Pittman, a Concord lawmaker in his second term, said the speaker's office pressured Rep. Carl Ford to drop a resolution he sponsored that asserted North Carolina's right to establish its own religion. Tillis declared the bill dead shortly after it was introduced. "Carl was told very plainly you will withdraw this ... if you want any of your other bills passed," Pittman said. "That's exactly what he was told."

Coalition vows to fight any voter ID bill

A coalition of groups on Wednesday renewed their call for the General Assembly to abandon any attempts at requiring voters have a photo ID or other additional documentation. They vowed to fight any such legislation through the upcoming session and into the courts, if necessary.

Notebook: Tillis strikes different tone on Facebook

House Speaker Thom Tillis "resigned" this weekend. Maybe you missed it in the hoopla about the Democratic scramble to replace Gov. Bev Perdue on the 2012 ballot. Or maybe it was a "joke," as his office suggested, to make a point about some biased media sources.

"It's a tongue-in-cheek sarcastic thing," Tillis spokesman Jordan Shaw said Monday. (Such an explanation didn't work well for Perdue -- but her gaffe about suspending elections doesn't match Tillis' "resignation," Shaw says.)

Either way, Tillis' email is an intriguing look at how the state's top Republican's message sometimes strikes a different tone than the official word he distributes from his office.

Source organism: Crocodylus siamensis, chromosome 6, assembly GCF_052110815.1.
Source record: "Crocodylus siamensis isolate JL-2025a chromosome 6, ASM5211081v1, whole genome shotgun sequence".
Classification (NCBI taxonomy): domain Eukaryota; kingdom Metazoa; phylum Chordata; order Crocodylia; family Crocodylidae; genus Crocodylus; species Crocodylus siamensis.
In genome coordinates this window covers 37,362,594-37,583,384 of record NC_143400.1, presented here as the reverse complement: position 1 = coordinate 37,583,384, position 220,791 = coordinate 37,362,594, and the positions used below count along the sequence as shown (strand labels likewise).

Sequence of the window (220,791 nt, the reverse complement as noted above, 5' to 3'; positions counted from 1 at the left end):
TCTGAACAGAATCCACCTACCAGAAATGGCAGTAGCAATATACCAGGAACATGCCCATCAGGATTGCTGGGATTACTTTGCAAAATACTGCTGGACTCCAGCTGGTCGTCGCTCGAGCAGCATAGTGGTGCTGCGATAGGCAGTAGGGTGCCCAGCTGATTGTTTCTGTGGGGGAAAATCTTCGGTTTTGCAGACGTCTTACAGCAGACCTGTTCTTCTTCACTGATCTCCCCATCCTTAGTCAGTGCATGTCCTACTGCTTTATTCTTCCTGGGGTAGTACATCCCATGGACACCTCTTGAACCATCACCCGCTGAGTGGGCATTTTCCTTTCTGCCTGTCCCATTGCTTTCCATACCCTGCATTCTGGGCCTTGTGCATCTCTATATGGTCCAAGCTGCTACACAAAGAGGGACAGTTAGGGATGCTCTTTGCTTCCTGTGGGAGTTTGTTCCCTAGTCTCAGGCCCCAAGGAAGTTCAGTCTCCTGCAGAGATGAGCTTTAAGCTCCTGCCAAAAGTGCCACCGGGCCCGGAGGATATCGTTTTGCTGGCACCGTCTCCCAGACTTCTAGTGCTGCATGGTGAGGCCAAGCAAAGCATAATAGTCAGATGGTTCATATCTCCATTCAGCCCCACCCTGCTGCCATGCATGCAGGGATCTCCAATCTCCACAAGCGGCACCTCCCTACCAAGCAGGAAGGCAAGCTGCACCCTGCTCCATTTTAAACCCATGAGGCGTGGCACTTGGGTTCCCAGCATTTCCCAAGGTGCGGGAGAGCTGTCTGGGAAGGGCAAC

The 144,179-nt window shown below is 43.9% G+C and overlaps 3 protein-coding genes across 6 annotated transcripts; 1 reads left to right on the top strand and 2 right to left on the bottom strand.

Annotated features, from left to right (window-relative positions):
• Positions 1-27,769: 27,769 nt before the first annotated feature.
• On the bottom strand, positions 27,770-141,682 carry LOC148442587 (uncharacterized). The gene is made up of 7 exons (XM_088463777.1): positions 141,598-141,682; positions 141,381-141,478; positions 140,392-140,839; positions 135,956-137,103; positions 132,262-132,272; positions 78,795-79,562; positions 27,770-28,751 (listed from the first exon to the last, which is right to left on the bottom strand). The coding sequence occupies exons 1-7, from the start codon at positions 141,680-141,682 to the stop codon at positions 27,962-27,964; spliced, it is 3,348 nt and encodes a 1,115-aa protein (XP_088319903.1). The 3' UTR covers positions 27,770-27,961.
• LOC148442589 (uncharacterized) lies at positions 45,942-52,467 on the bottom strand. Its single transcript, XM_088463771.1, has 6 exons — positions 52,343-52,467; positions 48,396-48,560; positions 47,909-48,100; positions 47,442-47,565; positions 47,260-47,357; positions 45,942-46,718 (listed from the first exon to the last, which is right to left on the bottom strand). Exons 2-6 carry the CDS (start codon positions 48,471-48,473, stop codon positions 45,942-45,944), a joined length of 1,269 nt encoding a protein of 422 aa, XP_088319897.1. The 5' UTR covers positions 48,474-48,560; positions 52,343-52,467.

Take the news that Perdue wouldn't seek re-election. The officials statement from her office thanked her for her service, and despite their differences, expressed hope about working together. But days later on Facebook, Tillis suggested that Perdue's reason for not running again wasn't legit and her decision amounted to surrender.

Info gathering put superintendent hearing on ice

House Speaker Thom Tillis, as he defended the state education budget, promised repeatedly this year to call local superintendents to Raleigh to account for their spending.

Tillis insisted districts were getting enough money to prevent layoffs of teachers and teacher assistants. If superintendents did lay people off, Tiilis said, they'd have to explain.

Teachers and teacher assistants around the state were laid off. School started.

Rep. Brian Holloway, a Stokes County Republican, said after a meeting with Tillis a few months ago a House-Senate education oversight committee that Holloway helps lead would be the forum for the superintendent questioning.

Superintendents would be called in to the committee before the end of the year, Holloway said.

Welcome, winter solstice. Still no superintendent hearings.

Tillis spokesman Jordan Shaw said the superintendent meetings will happen early next year, probably in February. Legislators want to make sure they have the latest data on employment and funding sources. They were waiting for employment information tabulated from the sixth paycheck, he said.

"We said from the beginning that we want to take our time in getting the facts right," Shaw said. "That's what we're going to do. We're still going to have the conversations."

The forum won't be an inquisition, he said, but a way for legislators to gather information.

Legislators will ask superintendents from a range of districts - those that hired staff and those that laid off people - to come in for the budget talk.

"It's not just cherry-picking counties that lost positions or counties that added positions," Shaw asid. "We'll try to get a good sampling of them."